Guide for using LinkedIn to promote your small business
March 1, 2012
While there are numerous social media sites available online, unlike Facebook and Twitter, LinkedIn’s primary target is the professional work force. According to LinkedIn, they reached 100 million users in March 2011 and that number continues to rise.
What Do You Need to Do as a Small Business Owner in Order to Effectively Utilize LinkedIn?
- Create a public profile where you can add connections and describe the skills you have and what your company can offer just as if you were an individual on LinkedIn. Ask for recommendations from people or businesses that you have done business with and from past or current employees. These will be beneficial when prospective customers or employees are on your LinkedIn profile. With recommendations, they can see evidence of work you have done for others in the past or the experience of your employees. This is especially useful if they do not share any connections with our company and would not otherwise trust your company.
- Create a company page that LinkedIn users can choose to ‘follow’ which provides prospective clients or employees with an overview of your company, including facts about its history and founding, company size, location and the industry it operates in. The more information people can learn about your company the better.
- Add links to the company website and any social media sites that you use on the company page and public profile. LinkedIn offers integration with Twitter where you can add a button right on your LinkedIn profile for users to follow your Twitter account. This will direct traffic to all sites and increase awareness of your company.
- Provide updates that are relevant to the industry your company is in, your company itself, and people who would be viewing your pages. Whether you are looking to hire for certain positions, you need a company to help aid you in a certain task, or you want to announce news about your company, you can release updates that will be visible to all of your connections on LinkedIn. This can also be accomplished through blogging and articles that are posted on the LinkedIn public profile.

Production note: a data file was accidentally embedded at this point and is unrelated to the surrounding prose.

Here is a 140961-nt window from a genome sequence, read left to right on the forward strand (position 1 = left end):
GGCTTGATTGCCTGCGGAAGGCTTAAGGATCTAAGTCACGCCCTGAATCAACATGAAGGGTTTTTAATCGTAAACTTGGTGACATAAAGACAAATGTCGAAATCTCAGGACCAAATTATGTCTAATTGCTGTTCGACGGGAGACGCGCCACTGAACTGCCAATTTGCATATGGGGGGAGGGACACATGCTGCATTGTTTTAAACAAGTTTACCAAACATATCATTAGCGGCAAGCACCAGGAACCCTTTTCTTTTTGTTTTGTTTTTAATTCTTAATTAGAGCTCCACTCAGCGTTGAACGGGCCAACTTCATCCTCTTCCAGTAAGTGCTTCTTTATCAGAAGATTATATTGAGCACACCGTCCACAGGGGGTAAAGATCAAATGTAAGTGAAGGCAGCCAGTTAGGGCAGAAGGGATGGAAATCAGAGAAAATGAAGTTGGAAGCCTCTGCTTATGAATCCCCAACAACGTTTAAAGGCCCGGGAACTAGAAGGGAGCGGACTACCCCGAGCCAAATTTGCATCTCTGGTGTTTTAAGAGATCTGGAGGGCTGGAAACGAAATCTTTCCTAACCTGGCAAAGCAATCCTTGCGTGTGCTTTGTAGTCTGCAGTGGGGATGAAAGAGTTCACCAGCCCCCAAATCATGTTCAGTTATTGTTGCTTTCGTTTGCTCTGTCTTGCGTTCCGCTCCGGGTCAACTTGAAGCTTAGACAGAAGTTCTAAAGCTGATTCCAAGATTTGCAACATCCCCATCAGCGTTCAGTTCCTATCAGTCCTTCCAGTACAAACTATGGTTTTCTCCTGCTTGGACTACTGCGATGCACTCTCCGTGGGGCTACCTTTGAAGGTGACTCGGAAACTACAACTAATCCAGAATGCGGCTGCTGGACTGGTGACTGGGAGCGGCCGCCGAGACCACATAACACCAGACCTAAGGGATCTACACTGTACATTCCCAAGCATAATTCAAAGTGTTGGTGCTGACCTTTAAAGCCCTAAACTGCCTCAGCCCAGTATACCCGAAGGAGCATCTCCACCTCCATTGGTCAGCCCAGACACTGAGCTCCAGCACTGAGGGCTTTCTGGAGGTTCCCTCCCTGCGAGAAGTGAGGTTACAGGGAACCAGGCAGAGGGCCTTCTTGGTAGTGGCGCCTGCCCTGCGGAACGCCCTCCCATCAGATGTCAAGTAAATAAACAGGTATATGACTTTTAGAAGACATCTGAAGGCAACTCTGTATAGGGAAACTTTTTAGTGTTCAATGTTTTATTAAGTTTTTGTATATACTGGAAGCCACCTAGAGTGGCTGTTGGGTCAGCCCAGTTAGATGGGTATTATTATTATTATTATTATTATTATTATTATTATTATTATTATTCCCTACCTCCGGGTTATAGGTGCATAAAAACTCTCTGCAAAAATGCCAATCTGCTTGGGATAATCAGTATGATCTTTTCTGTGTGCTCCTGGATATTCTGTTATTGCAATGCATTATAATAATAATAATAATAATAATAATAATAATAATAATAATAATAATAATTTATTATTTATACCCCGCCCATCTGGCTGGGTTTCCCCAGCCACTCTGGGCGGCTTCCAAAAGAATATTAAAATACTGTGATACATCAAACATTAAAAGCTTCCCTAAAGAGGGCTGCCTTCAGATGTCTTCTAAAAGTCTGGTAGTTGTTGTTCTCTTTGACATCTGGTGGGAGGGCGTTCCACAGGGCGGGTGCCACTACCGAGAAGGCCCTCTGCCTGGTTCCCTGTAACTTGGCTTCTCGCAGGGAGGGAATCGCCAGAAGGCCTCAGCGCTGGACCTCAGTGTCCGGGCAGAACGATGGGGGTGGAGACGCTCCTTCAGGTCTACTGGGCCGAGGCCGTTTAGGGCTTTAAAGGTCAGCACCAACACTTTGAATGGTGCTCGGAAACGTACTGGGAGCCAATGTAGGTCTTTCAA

- Define your perception through LinkedIn by using your public profile to convey the image that you wish to create. While remaining truthful, your company’s LinkedIn ought to display your desired perception. An example of where this has worked well is for the Eastern Michigan University’s College of Business in the way that they gained awareness of their capabilities of being innovative, applied, and global. It conveys the value of who they are because of what they wanted to be.
Key Ways LinkedIn Can Help a Small Business Grow
LinkedIn can be a great tool for recruiting new employees. With 100 million users on LinkedIn and counting, this is a great database for finding new talent. It provides the opportunity for people to connect with those who do or have worked for the business. If the person shares a connection with a past or current employee, there is a link to get introduced through a connection. LinkedIn helps to highlight the employees that your small business currently employs. The company page shows people any employees that are in their network, as well as alumni from their college. This aids prospective employees in learning more about the company by means of its current employees without being costly to the company. Additionally, these people will use the LinkedIn sites in order to learn more about the company through the updates and articles it posts and recommendations they read on the page which can contribute to recruiting.
Prospective customers and clients will likely visit a company’s LinkedIn site prior to deciding to do business with them. They can essentially learn everything about a company from their LinkedIn profile and company page because what isn’t covered there will be easily accessed on the company’s website or other social media sites that are provided on LinkedIn. Also, LinkedIn provides statistics about the company such as: annual company growth; job function composition, years experience of employees, and educational degrees of employees in comparison to companies in the same industry of similar size; and shows the universities attended by its employees all based on the employees on LinkedIn with the company listed on their profiles.